Ingression coast

An ingression coast or depressed coast is a generally level coastline that is shaped by the penetration of the sea as a result of crustal movements or a rise in the sea level.

Such coasts are characterised by a subaerially formed relief that has previously experienced little deformation by littoral (tidal) processes, because the sea level, which had fallen by more than 100 metres during the last glacial period, did not reach its current level until about 6,000 years ago.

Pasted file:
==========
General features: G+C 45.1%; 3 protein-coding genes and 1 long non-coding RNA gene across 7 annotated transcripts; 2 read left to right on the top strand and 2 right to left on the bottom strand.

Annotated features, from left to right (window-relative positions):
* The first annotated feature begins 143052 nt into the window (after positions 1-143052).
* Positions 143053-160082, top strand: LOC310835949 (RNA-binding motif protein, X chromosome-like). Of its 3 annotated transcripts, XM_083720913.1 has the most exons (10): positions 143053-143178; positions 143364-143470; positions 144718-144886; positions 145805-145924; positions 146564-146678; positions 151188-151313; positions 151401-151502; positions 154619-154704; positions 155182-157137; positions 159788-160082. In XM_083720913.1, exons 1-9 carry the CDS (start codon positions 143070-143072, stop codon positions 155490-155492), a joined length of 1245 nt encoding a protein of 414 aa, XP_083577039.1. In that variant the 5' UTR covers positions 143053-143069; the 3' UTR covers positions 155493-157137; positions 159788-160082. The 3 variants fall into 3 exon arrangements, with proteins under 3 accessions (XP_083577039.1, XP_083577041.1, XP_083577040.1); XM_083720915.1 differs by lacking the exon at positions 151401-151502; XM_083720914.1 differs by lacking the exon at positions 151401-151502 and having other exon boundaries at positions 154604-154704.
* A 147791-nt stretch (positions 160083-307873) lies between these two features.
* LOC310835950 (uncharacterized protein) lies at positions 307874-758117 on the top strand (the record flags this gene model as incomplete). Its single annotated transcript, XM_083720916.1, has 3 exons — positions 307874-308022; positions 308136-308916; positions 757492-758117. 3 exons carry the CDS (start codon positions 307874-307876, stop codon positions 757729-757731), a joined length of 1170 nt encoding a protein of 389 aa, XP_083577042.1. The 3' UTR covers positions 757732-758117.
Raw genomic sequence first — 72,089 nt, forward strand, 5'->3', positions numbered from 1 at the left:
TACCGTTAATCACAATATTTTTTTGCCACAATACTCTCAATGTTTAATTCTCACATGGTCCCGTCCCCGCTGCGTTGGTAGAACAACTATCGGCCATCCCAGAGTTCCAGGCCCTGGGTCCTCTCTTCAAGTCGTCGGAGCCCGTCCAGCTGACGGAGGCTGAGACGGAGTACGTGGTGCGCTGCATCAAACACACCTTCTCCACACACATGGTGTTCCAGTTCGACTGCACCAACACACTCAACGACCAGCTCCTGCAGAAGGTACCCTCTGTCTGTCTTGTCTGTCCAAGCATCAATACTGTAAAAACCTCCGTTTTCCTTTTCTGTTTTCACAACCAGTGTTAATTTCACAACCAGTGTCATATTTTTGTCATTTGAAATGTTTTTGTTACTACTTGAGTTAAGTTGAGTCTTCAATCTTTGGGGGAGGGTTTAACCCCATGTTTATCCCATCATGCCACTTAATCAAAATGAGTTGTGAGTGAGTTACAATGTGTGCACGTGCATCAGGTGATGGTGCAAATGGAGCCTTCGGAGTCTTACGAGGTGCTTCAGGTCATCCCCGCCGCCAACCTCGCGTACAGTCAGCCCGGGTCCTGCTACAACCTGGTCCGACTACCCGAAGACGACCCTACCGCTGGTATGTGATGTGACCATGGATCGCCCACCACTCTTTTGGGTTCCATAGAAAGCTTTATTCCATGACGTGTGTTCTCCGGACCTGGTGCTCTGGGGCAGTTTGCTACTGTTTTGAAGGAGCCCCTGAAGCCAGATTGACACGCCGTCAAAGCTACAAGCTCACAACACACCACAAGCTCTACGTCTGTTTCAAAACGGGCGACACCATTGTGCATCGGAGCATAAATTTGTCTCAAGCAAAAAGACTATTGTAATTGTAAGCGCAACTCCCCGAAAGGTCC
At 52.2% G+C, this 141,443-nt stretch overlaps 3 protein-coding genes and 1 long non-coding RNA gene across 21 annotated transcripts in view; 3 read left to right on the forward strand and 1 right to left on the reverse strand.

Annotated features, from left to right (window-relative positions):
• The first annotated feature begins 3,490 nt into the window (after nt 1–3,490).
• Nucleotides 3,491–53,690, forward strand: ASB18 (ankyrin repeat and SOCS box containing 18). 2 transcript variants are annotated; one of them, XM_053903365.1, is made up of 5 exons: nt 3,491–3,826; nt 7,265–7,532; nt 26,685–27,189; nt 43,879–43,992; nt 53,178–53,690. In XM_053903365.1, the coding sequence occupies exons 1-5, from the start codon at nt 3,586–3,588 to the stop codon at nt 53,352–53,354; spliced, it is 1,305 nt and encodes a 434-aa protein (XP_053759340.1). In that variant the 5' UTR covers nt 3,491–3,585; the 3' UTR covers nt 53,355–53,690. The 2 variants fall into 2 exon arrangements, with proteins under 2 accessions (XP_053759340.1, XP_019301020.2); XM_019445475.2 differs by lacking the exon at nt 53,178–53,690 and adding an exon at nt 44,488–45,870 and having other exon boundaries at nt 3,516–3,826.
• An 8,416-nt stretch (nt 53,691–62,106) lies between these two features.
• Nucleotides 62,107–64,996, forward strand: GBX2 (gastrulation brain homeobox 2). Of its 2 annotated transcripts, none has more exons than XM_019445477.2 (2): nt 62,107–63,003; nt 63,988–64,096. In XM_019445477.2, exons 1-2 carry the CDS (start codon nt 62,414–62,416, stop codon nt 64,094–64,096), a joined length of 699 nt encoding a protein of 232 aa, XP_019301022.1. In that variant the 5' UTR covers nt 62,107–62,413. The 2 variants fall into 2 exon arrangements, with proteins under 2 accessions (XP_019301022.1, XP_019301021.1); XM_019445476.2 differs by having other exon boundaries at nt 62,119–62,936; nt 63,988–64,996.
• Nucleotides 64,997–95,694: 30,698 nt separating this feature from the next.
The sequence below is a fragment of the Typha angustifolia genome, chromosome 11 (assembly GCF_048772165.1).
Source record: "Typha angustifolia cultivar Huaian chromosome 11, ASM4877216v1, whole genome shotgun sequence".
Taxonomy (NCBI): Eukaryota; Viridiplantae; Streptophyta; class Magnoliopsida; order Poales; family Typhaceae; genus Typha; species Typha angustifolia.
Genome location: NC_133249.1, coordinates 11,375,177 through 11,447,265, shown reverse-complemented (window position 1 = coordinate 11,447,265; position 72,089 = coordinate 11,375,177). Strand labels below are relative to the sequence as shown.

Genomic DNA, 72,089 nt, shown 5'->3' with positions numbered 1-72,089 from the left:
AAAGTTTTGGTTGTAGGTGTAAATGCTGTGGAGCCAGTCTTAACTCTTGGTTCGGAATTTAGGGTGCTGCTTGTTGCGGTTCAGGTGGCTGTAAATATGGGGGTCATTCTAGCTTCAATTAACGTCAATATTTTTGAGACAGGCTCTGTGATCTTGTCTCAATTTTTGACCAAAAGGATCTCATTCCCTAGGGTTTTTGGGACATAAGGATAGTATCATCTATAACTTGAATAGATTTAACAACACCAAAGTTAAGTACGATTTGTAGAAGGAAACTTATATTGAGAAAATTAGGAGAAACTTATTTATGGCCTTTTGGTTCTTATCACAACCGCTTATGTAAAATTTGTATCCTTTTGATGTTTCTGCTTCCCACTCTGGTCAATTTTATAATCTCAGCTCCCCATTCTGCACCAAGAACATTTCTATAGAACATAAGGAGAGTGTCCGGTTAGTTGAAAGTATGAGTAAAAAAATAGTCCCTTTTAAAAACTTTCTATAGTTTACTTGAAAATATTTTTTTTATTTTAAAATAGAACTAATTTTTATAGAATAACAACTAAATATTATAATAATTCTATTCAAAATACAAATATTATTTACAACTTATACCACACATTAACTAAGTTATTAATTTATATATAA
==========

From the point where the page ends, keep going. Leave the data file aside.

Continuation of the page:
Depending on the geomorphological shaping of the flooded landform – e.g. glacially or fluvially formed relief – various types of ingression coast emerge, such as rias, skerry and fjard coasts as well as förde and bodden coasts.[1]

See also

References

  1. Leser, Hartmut, ed. (2005). Wörterbuch Allgemeine Geographie, 13th ed., dtv, Munich, p. 381. ISBN 978-3-423-03422-7.
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